Both Luke and Matthew trace Jesus’ lineage through Joseph, yet both authors tell of the virgin birth of Jesus through Mary. How then could Jesus be the Messiah? Only through adoption! According to the Jewish Talmud, “whoever brings up an orphan in his home, scripture ascribes it to him as though he had begotten him” (Talmud Mas. Sanhedrin 19b)”

By bringing up Jesus in his home as his son, that is exactly what Jesus became, his adopted son! “Isn’t this the carpenter’s son?” (Matt 13:55)

Joseph didn’t plan on being so entwined in the salvation of the world. In fact Scripture shares of his reservations before his obedience (a very early example of ‘ReluctantHusband Syndrome’?). But aren’t you glad that he became Jesus’ earth father so that God could become our heavenly father?

C.S. Lewis said, “The Son of God became a man to enable men to become sons of God.”

If I can presume to edit C.S. Lewis, I would write, “The Son of God became the son of Joseph to enable men to become sons of God.”

What a beautiful picture… the miracle of adoption at both ends of God’s redemptive story!


Nathan Waggoner

His driver’s license says he is 6 feet tall, has brown hair and eyes, and is an organ donor… but to know Nathan is to know him as Ellie and Reni’s dad, Cydil’s husband, and passionate lover of missions and adoption (which he sees as one and the same). Nathan and his family will spend next Christmas (and many thereafter) in Albania, the land which gave them their kids and stole their hearts. Read their blog to follow their preparations for the mission field, thoughts on adoption, and living life as a follower of Jesus wherever this journey takes them.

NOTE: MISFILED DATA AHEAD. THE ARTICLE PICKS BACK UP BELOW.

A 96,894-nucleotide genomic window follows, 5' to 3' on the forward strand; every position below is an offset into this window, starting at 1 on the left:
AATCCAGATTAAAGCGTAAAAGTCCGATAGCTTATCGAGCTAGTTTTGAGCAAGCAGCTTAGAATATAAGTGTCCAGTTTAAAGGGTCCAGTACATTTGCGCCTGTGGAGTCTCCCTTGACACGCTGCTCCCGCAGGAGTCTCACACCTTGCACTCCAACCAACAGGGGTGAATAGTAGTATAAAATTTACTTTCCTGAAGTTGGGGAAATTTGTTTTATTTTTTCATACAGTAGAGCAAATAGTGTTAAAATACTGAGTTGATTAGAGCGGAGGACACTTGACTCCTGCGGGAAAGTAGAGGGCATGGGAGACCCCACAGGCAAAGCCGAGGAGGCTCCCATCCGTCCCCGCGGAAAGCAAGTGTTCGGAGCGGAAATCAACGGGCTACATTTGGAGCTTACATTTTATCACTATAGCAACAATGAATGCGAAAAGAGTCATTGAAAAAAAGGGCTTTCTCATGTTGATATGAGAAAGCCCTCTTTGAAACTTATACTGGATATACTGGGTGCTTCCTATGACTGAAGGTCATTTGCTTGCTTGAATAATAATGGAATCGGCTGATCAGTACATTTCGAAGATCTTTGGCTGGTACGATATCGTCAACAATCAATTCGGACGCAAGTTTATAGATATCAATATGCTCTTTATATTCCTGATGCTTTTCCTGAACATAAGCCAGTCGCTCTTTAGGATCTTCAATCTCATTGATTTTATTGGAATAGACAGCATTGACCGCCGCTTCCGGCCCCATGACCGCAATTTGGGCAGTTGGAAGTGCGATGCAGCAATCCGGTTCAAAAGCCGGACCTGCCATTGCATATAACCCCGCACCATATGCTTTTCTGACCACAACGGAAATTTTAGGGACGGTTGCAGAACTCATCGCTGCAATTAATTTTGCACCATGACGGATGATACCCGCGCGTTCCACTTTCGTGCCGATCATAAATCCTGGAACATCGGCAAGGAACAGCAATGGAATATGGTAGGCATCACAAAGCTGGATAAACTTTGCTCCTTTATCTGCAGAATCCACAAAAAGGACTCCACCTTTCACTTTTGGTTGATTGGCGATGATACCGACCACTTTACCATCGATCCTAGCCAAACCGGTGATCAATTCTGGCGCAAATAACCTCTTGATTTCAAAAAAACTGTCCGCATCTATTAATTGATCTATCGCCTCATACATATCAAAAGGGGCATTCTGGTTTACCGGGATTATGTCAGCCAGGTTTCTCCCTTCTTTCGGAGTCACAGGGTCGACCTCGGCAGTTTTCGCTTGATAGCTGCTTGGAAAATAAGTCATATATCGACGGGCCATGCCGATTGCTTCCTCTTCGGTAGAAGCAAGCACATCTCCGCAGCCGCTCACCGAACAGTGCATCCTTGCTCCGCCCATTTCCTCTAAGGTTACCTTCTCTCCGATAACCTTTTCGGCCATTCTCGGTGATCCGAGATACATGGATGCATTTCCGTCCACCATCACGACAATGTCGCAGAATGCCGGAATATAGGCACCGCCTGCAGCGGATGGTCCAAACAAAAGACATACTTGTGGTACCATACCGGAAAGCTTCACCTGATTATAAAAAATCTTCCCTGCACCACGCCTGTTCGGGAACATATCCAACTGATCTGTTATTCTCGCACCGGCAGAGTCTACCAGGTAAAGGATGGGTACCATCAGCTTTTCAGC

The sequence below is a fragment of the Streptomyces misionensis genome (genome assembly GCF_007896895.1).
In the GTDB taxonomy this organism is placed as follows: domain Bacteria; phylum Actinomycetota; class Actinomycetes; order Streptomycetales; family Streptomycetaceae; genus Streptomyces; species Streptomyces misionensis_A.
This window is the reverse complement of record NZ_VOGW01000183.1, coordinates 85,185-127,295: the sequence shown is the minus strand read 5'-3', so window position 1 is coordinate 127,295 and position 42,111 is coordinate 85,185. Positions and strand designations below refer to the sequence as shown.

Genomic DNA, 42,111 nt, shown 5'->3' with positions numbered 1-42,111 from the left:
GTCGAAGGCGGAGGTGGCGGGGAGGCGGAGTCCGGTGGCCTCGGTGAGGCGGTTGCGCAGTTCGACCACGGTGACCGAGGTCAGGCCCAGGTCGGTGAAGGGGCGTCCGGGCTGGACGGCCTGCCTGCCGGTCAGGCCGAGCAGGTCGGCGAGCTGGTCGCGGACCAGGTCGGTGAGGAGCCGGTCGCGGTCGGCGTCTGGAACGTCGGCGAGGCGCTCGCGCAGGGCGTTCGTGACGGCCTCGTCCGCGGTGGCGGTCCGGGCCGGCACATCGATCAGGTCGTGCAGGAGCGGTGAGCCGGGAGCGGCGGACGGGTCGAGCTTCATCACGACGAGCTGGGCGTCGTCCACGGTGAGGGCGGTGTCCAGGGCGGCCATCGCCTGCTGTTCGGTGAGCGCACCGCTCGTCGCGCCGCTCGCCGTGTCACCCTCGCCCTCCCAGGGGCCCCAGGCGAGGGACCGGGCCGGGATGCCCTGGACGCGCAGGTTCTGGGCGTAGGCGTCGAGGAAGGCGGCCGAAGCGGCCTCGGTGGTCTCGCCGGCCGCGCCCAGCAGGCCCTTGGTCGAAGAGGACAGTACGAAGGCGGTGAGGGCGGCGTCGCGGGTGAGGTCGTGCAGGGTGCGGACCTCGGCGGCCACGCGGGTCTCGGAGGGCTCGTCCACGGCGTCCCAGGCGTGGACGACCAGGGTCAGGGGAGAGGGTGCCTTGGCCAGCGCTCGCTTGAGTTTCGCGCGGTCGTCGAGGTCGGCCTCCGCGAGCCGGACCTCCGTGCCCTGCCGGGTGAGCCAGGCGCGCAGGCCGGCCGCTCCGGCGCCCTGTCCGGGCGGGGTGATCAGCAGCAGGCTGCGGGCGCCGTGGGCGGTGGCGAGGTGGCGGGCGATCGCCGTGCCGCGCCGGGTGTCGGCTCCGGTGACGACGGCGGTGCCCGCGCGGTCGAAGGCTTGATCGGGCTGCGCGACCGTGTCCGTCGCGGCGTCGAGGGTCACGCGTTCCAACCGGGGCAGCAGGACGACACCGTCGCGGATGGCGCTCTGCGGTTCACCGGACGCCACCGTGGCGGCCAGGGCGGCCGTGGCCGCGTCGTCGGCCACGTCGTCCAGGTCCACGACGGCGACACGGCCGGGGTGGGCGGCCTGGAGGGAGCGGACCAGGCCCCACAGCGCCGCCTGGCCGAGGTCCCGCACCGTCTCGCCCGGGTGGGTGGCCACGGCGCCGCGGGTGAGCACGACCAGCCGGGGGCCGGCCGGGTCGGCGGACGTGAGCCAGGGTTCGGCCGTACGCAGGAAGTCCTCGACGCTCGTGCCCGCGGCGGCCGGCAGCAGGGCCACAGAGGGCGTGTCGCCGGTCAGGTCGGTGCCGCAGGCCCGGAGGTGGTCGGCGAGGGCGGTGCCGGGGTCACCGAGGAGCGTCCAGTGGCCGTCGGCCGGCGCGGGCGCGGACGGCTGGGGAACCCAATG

Advent: Coming

Advent: 1) The arrival of a notable person, thing, or event. 2) Coming.

A time of preparation. Of waiting. Of anticipation.

For unto you a child is born. Unto you a son is given.

It is a precarious thing, this waiting. Two Christmases ago we waited. Waited on a Word from God that said yes, go, I am calling you to this, your family to this – home study, paperwork, adoption agency, financial leap, personal leap, Africa, a son. A time of preparation. We didn’t know who or when or how. Only the promise – For you have done marvelous things, things planned long ago (Isaiah 25:1).

Last Christmas we waited. Waited in the agony of labor and anticipation of coming. We knew his name. Bits of his story. Bits of his struggle. When would we go? When would he come? No news. Worrisome news. Hope and then disappointment. Not us. Not yet. Let us hold unswervingly to the hope we profess, for he who promised is faithful (Hebrews 10:23).

This Christmas we see the promise realized. A son is given. A family shifted and reknit. New colors, strands, personalities into a tapestry of hope and a future. Into forever. Joys and trials and blessings and struggles and perseverance and love. We see his face, hold his hands, delight in his smile. That which was promised. Not one word has failed of all the good things that the Lord your God has promised concerning you. All have come to pass for you; not one of them has failed (Joshua 23:14b).